Everyone is familiar with the “novel Sars-CoV-2” coronavirus, which is currently raging – after all, it is the cause of a pandemic. But it is by no means the first and only. Contact with more harmless coronaviruses, some of which just cause a simple cold, can, however, help the immune defense against the more dangerous, more recent ones, shows a study from Switzerland.
Coronaviruses are not new at all. They were first described in the mid-1960s, over half a century ago. They can cause infectious diseases in all four classes of terrestrial vertebrates – mammals, birds, reptiles, amphibians. Seven types of coronavirus are important in humans. The spectrum of diseases that they can trigger is wide: it ranges from mild respiratory infections (colds, flu-like infections) to “severe acute respiratory syndrome” (English: Severe acute respiratory syndrome, abbreviation: Sars), which has existed since the beginning of the The current pandemic has claimed more than 100,000 deaths in Germany alone.
Vaccination and recovery: Strongest protection against Covid-19
The immune protection of the population against Sars-CoV-2, which is particularly dangerous within the coronavirus family, is crucial for coping with the Covid-19 pandemic. It can be built up in two ways: either by vaccination; or through a contagion and a happy infection.
Contact with other coronaviruses: Third type of immunity
A research team led by the University of Zurich (UZH) has now identified another component that contributes to Sars-CoV-2 immunity: existing antibody reactions against other, harmless coronaviruses with which one has come into contact before. The most important result in advance in one sentence: “People who have pronounced immune responses to human coronaviruses are also protected to a certain extent from infection with Sars-CoV-2,” says Alexandra Trkola, head of the Institute for Medical Virology at UZH .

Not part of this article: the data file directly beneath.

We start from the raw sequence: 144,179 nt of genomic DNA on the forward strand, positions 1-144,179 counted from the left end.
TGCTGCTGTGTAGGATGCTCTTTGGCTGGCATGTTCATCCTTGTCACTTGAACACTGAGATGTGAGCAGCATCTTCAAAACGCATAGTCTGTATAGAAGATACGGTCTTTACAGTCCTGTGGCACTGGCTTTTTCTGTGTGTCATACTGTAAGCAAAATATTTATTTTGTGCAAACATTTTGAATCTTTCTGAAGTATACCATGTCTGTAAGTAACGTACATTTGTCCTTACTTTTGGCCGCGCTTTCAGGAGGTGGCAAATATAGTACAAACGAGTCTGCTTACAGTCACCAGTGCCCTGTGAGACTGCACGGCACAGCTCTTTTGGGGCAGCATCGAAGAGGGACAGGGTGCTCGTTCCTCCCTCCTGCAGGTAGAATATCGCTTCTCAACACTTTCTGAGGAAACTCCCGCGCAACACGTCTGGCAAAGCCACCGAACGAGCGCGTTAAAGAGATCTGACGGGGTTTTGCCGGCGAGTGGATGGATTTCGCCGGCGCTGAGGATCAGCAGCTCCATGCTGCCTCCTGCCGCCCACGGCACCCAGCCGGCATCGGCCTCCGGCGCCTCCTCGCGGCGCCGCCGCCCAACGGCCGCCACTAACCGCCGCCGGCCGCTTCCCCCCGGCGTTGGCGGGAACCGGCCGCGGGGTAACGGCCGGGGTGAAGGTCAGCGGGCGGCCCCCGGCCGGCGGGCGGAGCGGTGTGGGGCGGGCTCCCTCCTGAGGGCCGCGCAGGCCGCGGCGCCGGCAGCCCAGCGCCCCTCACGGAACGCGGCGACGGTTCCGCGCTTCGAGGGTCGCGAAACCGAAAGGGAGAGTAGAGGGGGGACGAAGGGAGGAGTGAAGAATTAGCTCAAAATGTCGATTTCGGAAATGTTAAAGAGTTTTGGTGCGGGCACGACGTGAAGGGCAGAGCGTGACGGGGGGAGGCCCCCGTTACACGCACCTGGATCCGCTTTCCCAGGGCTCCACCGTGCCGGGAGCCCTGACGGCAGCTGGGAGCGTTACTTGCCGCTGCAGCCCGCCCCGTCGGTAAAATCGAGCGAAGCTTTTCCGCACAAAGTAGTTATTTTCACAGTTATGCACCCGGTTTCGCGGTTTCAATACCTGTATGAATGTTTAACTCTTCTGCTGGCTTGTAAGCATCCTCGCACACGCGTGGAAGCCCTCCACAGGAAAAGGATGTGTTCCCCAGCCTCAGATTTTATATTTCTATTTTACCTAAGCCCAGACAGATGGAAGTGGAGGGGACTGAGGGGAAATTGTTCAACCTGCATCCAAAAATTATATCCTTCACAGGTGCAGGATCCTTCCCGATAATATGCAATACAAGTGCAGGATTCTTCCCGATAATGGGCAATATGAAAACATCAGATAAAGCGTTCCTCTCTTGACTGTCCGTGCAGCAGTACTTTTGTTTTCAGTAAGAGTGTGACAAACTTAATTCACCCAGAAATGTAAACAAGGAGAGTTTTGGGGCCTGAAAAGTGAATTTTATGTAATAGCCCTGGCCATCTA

In their coronavirus project, the researchers analyzed two things with a specially developed test method: First, the amount of different antibodies against the four other currently circulating human coronaviruses. To do this, they examined the blood serum of 825 donors from before the occurrence of Sars-CoV-2. Second, they analyzed 389 samples from donors who had become infected with Sars-CoV-2 in the course of the pandemic. “Combined with computer-aided modeling, this analysis enables precise predictions of how well the antibodies bind to invading viruses and neutralize them,” says a statement from the University of Zurich.
Antibodies against harmless coronaviruses protect against severe cases and hospital
The researchers were able to show: Those test subjects who were infected with Covid-19 only had lower amounts of antibodies against the cold coronavirus in their blood – i.e. less contact with them in the time before. Second, it was shown: Covid-19 patients who had high antibody levels against the harmless coronaviruses did not have to be treated in hospital as often.
“Cross-reaction”: Immunity to one virus can protect against another
“According to our results, a stronger antibody reaction against human coronaviruses also leads to higher amounts of antibodies against Sars-CoV-2,” says microbiologist Trkola. “A person who has immunity to harmless coronaviruses is thus better protected against severe courses in the event of a Sars-CoV-2 infection.” In science, this is referred to as a “cross reaction”. This also occurs in the immune reaction of T cells, the second pillar of the human immune system.
Shortened course of the disease, milder symptoms
How are the current findings from Switzerland on corona immunity to be classified? People have the best protection against Sars-CoV-2 directly after an infection or after an effective vaccination. Then the levels of antibodies against the virus are still very high. If their concentration drops over time, infection is no longer prevented, but the memory cells quickly reactivate the immune system – both the production of antibodies and the T-Zellabwehr. “Specific immune reactions directed against Sars-CoV-2, which originate from memory cells, are of course far more effective than cross-reactive ones,” says virologist Trkola. “But although the protection is not complete, shorten it Cross reactions the course of the disease and alleviate its severity. And that’s exactly what we achieve with vaccinations, only much, much more efficiently. “